This summer, John Boissy could have given his brain a rest. Instead, he took on the academic Olympics: He went to China and studied Mandarin Chinese.
Inspired by his Asian heritage and the desire to learn the language for ministry, Br. John took a class last year at DePaul University in Chicago. When he returns to the school next month, he’ll skip from first- to third-year Chinese thanks to his intensive summer course in Shanghai.
Asked to describe the program of study, John calls it “rigorous.”
And how. He and seven other students from DePaul spent seven weeks at Fudan University, immersed in Chinese culture, exploring Chinese landmarks, and learning the nuances that make Chinese so fascinating – and frustrating.
“It was one of the best experiences I’ve ever had,” he says.
Almost as pleased as John is his mother, Ying Boissy, a native of Taipei who moved to the States in 1989. A retired product researcher for Procter & Gamble, she’s one of more than a billion people – 20% of the world’s population – who speak Chinese as their first language.
But for years the language held little appeal for John, raised in Cincinnati with Ying and with his American-born father, Raymond Boissy, a dermatological scientist at UC before he retired. “From the time I was a couple years old, we would go to Taiwan to visit my grandparents every three years or so until I graduated from high school,” John says. “I remember loving the food; I would always gain a couple of pounds.”
His Grandma spoke no English; Grandpa knew only a few words. “We couldn’t communicate verbally, but they always wanted to be around me. My mom really wanted me to learn Chinese, but it was all foreign to me at that point.”
That eventually changed, Ying says. “The more obvious time John regretted not speaking Chinese was my father’s 90th birthday. All three generations went back to Taiwan. John was the only one who didn’t speak Chinese. He felt like an outsider.”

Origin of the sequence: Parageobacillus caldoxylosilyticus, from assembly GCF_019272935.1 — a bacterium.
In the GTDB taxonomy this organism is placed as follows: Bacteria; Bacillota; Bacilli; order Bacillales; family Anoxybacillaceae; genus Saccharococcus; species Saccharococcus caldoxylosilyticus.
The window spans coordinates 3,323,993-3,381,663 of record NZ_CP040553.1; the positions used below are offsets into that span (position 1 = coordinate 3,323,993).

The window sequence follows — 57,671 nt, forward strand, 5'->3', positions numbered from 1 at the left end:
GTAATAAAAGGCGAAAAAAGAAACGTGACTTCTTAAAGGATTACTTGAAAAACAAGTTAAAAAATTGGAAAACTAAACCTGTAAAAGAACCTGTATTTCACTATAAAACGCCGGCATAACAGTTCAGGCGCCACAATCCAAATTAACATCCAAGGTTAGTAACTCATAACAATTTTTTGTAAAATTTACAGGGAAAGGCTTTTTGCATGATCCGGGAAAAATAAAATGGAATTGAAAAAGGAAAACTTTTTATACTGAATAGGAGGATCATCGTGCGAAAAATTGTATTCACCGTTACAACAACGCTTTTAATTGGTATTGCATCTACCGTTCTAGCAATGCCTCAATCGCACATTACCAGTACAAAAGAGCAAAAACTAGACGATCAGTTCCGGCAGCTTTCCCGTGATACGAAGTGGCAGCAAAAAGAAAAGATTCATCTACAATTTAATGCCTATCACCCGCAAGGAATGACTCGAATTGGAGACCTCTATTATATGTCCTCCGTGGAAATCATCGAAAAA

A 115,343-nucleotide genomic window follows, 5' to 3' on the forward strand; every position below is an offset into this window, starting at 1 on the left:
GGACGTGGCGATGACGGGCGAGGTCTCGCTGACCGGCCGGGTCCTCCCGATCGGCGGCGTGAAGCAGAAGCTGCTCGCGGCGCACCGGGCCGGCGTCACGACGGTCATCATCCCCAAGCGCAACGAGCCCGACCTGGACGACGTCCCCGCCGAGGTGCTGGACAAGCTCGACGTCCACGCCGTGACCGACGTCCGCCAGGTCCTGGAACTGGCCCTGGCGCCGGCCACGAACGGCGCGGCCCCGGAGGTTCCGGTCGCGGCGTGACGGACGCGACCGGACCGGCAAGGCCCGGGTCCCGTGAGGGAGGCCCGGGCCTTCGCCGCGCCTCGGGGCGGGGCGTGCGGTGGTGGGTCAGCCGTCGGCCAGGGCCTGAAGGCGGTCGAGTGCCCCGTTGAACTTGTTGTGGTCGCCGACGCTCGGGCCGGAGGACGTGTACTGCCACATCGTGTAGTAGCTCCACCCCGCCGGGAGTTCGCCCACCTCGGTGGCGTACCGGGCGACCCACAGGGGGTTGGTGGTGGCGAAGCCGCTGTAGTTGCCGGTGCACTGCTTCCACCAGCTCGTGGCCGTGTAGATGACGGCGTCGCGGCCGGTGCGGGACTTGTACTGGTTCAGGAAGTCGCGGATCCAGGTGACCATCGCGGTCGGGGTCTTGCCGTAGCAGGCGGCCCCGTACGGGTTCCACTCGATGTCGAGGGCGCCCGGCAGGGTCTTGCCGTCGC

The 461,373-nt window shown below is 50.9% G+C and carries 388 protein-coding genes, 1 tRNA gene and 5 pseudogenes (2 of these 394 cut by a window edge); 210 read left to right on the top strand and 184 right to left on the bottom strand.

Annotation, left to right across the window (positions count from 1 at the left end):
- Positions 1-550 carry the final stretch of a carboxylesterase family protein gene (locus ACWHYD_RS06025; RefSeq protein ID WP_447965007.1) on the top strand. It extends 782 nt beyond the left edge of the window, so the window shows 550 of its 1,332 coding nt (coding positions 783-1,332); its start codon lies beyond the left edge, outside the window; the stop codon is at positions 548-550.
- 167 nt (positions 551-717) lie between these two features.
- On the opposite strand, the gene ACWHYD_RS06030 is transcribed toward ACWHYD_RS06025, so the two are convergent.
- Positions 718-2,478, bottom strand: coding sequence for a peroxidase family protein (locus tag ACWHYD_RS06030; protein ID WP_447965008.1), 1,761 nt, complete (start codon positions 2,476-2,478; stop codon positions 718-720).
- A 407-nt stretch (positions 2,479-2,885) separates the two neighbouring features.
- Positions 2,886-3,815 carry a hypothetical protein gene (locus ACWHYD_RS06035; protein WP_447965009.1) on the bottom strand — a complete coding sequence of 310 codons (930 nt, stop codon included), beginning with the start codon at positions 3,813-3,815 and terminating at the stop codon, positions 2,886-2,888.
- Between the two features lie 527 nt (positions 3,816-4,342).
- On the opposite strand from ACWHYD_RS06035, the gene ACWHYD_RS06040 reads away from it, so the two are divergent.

Anxious to learn, John signed up for Chinese Language at DePaul. “When I started studying, one of the most difficult things was listening skills. You would hear and learn words and phrases and speak them and write them.” But sentences and conversation were tricky.
“Tone is another thing to get used to,” says John, who describes the difference between a flat, high-pitched tone, a rising tone, a falling and rising tone, and a falling tone. Confused? Chinese has far fewer syllables than English, so tones help convey meaning. Change the tone of the word that represents “to sleep”, for example, and you’re saying “dumplings”.
As for characters, those intricate, elegant building blocks of language, John has learned about a thousand of them (there are thousands more). “Chinese characters evolved from symbols,” says Ying. Penmanship matters, according to John: “Each character has a certain order of strokes, what mark comes before the other” when you write it down. If a character has two sides, his mother says, “One side is always meaning and the other side gives you pronunciation.”
When John showed Ying the work he did in the second quarter of school, she was underwhelmed. “I learned that in the second grade,” she told him.